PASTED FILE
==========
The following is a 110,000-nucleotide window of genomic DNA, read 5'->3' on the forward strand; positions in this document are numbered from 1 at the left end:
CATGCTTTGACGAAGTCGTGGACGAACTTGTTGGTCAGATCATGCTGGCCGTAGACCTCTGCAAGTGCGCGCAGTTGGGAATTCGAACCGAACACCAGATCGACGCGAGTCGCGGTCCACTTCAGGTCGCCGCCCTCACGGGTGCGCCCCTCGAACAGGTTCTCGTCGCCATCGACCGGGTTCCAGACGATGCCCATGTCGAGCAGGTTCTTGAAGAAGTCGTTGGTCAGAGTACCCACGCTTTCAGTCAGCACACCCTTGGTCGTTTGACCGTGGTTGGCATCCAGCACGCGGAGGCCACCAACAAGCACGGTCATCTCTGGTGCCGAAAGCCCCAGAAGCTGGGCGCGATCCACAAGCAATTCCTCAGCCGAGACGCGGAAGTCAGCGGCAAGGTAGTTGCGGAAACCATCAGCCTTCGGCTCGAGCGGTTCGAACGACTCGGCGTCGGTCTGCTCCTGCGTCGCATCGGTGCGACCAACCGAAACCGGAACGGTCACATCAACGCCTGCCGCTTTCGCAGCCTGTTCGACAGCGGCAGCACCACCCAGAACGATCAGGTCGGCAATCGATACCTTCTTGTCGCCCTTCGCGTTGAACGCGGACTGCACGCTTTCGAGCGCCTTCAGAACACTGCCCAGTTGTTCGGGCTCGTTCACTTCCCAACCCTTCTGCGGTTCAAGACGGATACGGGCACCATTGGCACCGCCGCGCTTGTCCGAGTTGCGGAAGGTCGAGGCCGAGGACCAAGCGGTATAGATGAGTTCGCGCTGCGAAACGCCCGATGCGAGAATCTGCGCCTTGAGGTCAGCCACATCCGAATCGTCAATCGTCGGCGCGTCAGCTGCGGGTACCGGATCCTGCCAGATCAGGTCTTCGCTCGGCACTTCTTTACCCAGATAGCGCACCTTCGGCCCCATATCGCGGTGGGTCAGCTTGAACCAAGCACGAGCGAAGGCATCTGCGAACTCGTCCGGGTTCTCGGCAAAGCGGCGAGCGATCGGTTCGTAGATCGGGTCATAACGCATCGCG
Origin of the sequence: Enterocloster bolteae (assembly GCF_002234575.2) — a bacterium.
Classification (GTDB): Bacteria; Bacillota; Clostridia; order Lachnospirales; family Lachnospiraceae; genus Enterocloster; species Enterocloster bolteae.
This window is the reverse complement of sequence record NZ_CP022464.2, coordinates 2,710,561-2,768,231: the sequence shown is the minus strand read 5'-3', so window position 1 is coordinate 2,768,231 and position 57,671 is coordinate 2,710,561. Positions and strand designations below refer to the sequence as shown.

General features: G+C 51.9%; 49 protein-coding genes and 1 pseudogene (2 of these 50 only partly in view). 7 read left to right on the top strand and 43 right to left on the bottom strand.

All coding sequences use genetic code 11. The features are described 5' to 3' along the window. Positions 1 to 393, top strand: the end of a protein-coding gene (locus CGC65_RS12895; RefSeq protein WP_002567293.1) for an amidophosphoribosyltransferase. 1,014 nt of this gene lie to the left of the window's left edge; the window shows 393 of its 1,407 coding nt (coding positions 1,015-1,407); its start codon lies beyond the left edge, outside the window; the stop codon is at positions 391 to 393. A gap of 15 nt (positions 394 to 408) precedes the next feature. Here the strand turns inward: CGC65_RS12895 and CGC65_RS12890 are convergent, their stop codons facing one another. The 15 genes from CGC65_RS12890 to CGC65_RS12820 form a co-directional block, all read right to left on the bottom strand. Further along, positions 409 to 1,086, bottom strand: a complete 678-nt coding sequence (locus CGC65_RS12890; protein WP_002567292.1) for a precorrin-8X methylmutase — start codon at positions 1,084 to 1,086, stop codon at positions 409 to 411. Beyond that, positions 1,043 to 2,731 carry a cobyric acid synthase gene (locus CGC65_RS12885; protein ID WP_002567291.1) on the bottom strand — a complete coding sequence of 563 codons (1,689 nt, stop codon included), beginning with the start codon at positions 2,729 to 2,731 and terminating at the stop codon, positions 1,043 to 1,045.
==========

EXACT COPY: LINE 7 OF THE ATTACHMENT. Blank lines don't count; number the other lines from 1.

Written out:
All coding sequences use genetic code 11. The features are described 5' to 3' along the window. Positions 1 to 393, top strand: the end of a protein-coding gene (locus CGC65_RS12895; RefSeq protein WP_002567293.1) for an amidophosphoribosyltransferase. 1,014 nt of this gene lie to the left of the window's left edge; the window shows 393 of its 1,407 coding nt (coding positions 1,015-1,407); its start codon lies beyond the left edge, outside the window; the stop codon is at positions 391 to 393. A gap of 15 nt (positions 394 to 408) precedes the next feature. Here the strand turns inward: CGC65_RS12895 and CGC65_RS12890 are convergent, their stop codons facing one another. The 15 genes from CGC65_RS12890 to CGC65_RS12820 form a co-directional block, all read right to left on the bottom strand. Further along, positions 409 to 1,086, bottom strand: a complete 678-nt coding sequence (locus CGC65_RS12890; protein WP_002567292.1) for a precorrin-8X methylmutase — start codon at positions 1,084 to 1,086, stop codon at positions 409 to 411. Beyond that, positions 1,043 to 2,731 carry a cobyric acid synthase gene (locus CGC65_RS12885; protein ID WP_002567291.1) on the bottom strand — a complete coding sequence of 563 codons (1,689 nt, stop codon included), beginning with the start codon at positions 2,729 to 2,731 and terminating at the stop codon, positions 1,043 to 1,045.